Anyway. We got back to Fira and took the next bus to Perissa to put the black sand beaches in our eyeholes. Tarrant had never seen a black sand beach before, they only tend to exist where there’s volcanic activity and Santorini certainly has some of that. We’d managed to arrive on the day of the Feast of the Holy Cross so the church was wide open and decorated with basil. According to the Orthadox faith, basil grew from the ground where the cross was so I guess it’s considered holy? We’d not intended to visit the church but the bus dumped us right outside and I am so attracted to shiny things.
Once you’re in Perissa there’s not a huge amount to do if you’re not planning on sprawling on the beach. It’s wall to wall sunbeds for the most part, there’s a little bit further up where you could put a towel if you wanted to but fuck me, black sand gets hot! It’s probably worth forking out for a bed and a brolly just so you don’t get third degree burns on your arse. We plumped for a tasty cold beer at one of the cafés along the back of the beach before catching the water taxi to Kamari Beach.
It’s not that we were bothered about visiting Kamari, it’s just another beach albeit an absolute stunner of one, but we wanted to avoid going back to Fira in order to catch the Fira – Kamari bus which happened to go by a couple of other things we wanted to check out so we weighed the higher cost of the boat and the fact I have a tendency to turn various shades of green if the water is a bit too choppy against our rabid dislike of the bus station. The boat won. It’s also a lot quicker so it’s worth the extra dolla, but I did question a large quantity of my life choices as the tiny vessel lurched from side to side.
Safely back on land, we walked to the main bus station about 10 minutes from the beach and got them to drop us at the Donkey Brewery. This is one of the many reasons we’d decided to take the buses around the island rather than renting a scooter or a quad bike. Booooozes! Locally made motor impairment beverages!
Unfortunately we couldn’t tour the brewery as they were too busy but we watched a video of how they make their beer. I mean, we know how beer is made. We’ve done brewery tours before. Unfortunately we usually conclude brewery tours with the consumption of the associated beverage so quite a lot of the information we obtain tends to trickle out of our ears along with several braincells.
They have a little bar upstairs where two fantastic women will let you try a little bit of three beers brewed and bottled right downstairs. We tried White Donkey, Yellow Donkey and Crazy Donkey, then we bought Red Donkey and Lazy Ass, the latter being a hoppy lager, to drink there to better inform our purchasing decisions. You’ve got to make sure you have all the information before you commit, guys. It’s only sensible. I like my beer hoppier than a rabbit on crack. Tarrant likes hers a bit more traditional. We both preferred the weissbier though so we stocked up on that and walked the dusty one mile up the road to the wine museum.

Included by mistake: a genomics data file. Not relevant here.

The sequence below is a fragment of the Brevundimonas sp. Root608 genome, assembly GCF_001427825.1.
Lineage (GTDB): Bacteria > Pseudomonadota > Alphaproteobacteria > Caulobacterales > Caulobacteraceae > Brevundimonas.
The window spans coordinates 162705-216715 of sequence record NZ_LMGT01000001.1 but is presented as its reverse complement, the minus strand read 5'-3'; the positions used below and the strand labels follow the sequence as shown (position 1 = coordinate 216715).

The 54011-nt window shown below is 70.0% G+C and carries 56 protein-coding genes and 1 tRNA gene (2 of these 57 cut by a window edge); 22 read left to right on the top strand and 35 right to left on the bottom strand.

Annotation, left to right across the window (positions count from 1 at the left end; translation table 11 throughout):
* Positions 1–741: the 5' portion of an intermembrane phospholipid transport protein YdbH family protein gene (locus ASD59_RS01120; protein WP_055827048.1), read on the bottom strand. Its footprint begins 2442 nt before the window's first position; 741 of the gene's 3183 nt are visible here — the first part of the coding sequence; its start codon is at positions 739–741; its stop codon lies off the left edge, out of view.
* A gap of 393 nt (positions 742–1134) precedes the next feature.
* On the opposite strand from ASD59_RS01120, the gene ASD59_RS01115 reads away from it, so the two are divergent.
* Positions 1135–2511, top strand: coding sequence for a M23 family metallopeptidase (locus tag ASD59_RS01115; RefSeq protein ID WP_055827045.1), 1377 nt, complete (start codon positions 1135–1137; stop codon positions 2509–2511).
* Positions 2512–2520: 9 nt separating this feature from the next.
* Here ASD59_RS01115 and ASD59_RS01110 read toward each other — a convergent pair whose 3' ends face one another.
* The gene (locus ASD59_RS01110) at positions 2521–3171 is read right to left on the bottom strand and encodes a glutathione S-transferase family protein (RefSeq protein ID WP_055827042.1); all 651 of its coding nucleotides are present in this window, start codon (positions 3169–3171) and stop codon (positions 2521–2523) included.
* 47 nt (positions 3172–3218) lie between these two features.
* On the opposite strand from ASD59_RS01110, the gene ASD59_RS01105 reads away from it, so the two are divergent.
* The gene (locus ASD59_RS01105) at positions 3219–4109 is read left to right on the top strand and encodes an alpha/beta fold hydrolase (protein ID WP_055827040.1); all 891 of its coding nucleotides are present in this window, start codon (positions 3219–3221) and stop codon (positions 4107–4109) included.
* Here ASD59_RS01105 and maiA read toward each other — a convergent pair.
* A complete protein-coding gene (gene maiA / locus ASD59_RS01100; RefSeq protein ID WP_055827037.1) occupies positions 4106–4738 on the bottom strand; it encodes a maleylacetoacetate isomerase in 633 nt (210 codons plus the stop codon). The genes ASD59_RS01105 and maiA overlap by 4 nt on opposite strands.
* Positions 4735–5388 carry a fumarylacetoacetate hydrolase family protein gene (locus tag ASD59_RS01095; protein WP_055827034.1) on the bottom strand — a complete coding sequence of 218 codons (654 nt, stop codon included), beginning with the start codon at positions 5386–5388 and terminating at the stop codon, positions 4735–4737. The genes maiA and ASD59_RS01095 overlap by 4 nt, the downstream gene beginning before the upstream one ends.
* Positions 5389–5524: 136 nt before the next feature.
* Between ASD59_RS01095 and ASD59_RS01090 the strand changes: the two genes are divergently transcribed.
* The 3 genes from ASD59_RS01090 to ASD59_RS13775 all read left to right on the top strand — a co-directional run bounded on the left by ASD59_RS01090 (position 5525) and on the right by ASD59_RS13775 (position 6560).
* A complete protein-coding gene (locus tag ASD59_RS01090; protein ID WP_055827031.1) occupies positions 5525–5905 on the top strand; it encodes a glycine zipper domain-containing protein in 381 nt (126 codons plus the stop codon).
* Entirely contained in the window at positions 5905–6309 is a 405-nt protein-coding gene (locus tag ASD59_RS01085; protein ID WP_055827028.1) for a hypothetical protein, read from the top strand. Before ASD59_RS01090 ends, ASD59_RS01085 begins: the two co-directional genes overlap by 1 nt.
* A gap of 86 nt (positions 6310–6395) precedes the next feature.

So, when we were on the Delos boat trip we were sat opposite a lovely older couple who told us about this place and said it was very interesting. It also involved wine tasting so obviously we were sold like the lushes we are. They were right, it was actually fascinating. Our entrance fee got us entry to the underground museum with an audio guide, then there’d be wine tasting afterwards.
A lot of thought has gone into the layout of the museum and it takes you through the early lives of the Koutsoyianopoulos brothers who were traders that ended up on the forgotten island of Santorini quite by accident. They realised they could make a shit tonne of money bring stuff to the islanders. Then they realised they could make even more money by planting vines. Their third brother even went as far as doing their military service for them so they could concentrate on raking in those dolla dolla bills y’all.
They went through the whole wine making process from the vine to the various finished product. Vines on Santorini have a much smaller yield than traditional vines because they’re on the ground, woven into baskets so the grapes grow on the inside. This is necessary to protect them from the insane winds that sweep across the island, battering them with sand. Santorini is hot and dry but the volcanic soil holds every drop of moisture from mists, humidity from the sea, and the little rain they do have.